Abstract: Do banks with low capital extend excessive credit to weak firms, and does this matter for aggregate efficiency? Using a unique data set that covers almost all bank-firm relationships in Italy in the period 2004-2013, we find that, during the Eurozone financial crisis: (i) Under-capitalized banks were less likely to cut credit to non-viable firms. (ii) Credit misallocation increased the failure rate of healthy firms and reduced the failure rate of non viable firms. (iii) Nevertheless, the adverse effects of credit misallocation on the growth rate of healthier firms were negligible, and so were the effects on TFP dispersion. This goes against previous in uential findings that, we argue, face serious identification problems. Thus, while banks with low capital can be an important source of aggregate inefficiency in the long run, their contribution to the severity of the great recession via capital misallocation was modest. Keywords: Bank capitalization, zombie lending, capital misallocation JEL classification number: D23, E24, G21
    Date: 2017
  4. By: Shahzad, Syed Jawad Hussain; Raza, Naveed; Shahbaz, Muhammad; Ali, Azwadi
    Abstract: This paper examines the dependence of gold and benchmark bonds with ten stock markets including five larger developed markets (e.g. USA, UK, Japan, Canada and Germany) and five Eurozone peripheral GIPSI countries (Greece, Ireland, Portuguese, Spain and Ireland) stock markets. We use a novel quantile-on-quantile (QQ) approach to construct the dependence estimates of the quantiles of gold and bond with the quantiles of stock markets. The QQ approach, recently developed by Sim and Zhou (2015), captures the dependence between the entire distributions of financial assets and uncovers some nuance features of the relationship. The empirical findings primarily show that gold is strong hedge and diversifier for the stock portfolio except when both the markets are under stress. Further, the flight to safety phenomenon is short-lived because national benchmark bonds exhibit a positive dependence with their respective countries stock indices at various quantiles. Unlike the existing literature, the QQ approach suggest that bonds act as safe havens for the stock portfolio but gold does not. Our findings also suggest that dependence between stock-gold and stock-bond pairs is not uniform and this relationship is market state (e.g. bearish, mild bearish, optimistic or bullish) and country specific.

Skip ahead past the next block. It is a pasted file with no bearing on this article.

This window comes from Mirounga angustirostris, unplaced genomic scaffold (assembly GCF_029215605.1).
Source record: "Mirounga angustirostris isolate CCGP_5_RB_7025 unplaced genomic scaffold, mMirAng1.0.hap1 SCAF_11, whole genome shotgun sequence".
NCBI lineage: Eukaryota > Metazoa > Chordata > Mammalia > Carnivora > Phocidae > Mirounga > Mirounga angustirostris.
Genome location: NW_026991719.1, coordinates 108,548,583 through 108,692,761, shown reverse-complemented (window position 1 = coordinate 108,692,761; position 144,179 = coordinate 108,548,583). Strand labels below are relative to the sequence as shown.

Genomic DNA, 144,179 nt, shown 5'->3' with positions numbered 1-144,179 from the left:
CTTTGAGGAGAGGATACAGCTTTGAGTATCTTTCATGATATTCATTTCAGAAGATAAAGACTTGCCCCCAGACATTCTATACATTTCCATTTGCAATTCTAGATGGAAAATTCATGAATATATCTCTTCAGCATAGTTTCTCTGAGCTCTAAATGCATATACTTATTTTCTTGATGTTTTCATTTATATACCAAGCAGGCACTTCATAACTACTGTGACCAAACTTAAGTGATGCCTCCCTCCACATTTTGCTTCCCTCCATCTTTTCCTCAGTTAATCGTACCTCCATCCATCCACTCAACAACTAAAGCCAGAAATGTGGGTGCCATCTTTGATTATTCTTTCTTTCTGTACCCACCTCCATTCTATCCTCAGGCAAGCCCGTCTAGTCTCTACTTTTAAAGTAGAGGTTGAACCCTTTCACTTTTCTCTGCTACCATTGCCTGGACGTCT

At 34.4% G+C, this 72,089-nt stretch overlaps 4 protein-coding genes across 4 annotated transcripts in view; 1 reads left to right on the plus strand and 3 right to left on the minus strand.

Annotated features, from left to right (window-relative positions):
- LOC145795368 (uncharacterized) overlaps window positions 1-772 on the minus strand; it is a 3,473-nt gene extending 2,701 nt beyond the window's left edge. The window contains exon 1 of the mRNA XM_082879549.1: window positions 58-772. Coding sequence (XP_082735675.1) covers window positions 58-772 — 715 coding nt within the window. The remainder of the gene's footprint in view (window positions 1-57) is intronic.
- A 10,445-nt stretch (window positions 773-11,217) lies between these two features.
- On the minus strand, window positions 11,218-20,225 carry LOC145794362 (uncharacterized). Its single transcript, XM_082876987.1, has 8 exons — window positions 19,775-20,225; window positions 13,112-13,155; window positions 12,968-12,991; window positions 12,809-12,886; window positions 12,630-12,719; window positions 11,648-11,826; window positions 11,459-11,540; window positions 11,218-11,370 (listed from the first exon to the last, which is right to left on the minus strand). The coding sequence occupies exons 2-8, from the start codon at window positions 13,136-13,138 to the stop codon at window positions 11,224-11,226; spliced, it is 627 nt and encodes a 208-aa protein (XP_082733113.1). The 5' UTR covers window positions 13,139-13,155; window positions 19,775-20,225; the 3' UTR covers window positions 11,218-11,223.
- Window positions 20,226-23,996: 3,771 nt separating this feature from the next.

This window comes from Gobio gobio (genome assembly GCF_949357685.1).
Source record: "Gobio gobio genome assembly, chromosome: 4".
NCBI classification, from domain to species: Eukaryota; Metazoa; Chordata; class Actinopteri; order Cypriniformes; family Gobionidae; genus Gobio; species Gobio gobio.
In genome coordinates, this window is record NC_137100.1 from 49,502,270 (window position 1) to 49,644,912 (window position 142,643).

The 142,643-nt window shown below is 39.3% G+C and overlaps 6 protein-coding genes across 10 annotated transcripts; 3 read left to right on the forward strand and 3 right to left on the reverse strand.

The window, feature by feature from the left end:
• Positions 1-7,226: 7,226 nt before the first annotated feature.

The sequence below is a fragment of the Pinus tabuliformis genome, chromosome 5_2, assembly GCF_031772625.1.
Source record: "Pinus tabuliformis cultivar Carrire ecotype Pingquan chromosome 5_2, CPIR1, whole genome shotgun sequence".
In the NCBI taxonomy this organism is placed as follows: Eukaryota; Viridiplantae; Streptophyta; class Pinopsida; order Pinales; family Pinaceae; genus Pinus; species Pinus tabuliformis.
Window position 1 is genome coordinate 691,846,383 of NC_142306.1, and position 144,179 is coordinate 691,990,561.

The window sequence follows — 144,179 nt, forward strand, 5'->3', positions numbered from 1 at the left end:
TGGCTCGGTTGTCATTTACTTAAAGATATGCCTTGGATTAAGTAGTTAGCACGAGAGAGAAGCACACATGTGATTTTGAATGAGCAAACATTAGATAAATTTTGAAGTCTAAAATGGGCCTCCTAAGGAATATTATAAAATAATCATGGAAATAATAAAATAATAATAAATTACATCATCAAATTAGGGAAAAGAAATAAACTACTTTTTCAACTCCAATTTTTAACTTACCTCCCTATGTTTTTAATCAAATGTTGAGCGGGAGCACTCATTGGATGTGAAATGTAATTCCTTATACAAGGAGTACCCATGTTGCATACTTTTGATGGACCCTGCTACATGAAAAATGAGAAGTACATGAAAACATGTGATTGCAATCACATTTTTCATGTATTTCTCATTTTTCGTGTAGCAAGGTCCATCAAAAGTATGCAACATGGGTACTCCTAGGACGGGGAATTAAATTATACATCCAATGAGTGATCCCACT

Keywords: Stock, Gold, Quantile-on-Quantile, Diversification
    JEL: C01
    Date: 2017–04–05
  5. By: Tatsuo Tanaka (Faculty of Economics, Keio University)
    Abstract: In this paper, we examined the effect of flaming on the stock price in the case of Japanese firms. Flaming refers to massively offensive comments on the internet that sometimes damage firms' reputations or performance. We collected 77 flaming cases during 2012-2015 in Japan and found that the flaming reduced companies' stock prices by 0.7%. The effect of flaming is nonlinear in the sense that a threshold level exists for the degree of flaming beyond which stock prices start to decrease. At the maximum, flaming reduces a company's stock price by approximately 5%. A decline in the stock price occurs only when flaming attacks the quality of the firm's core product and services, suggesting that flaming might be a motivation for firms to improve the quality of their products and services.
    Keywords: flaming, stock price, internet, SNS, difference-in-difference
    JEL: G14 L15 L25
    Date: 2017–01–20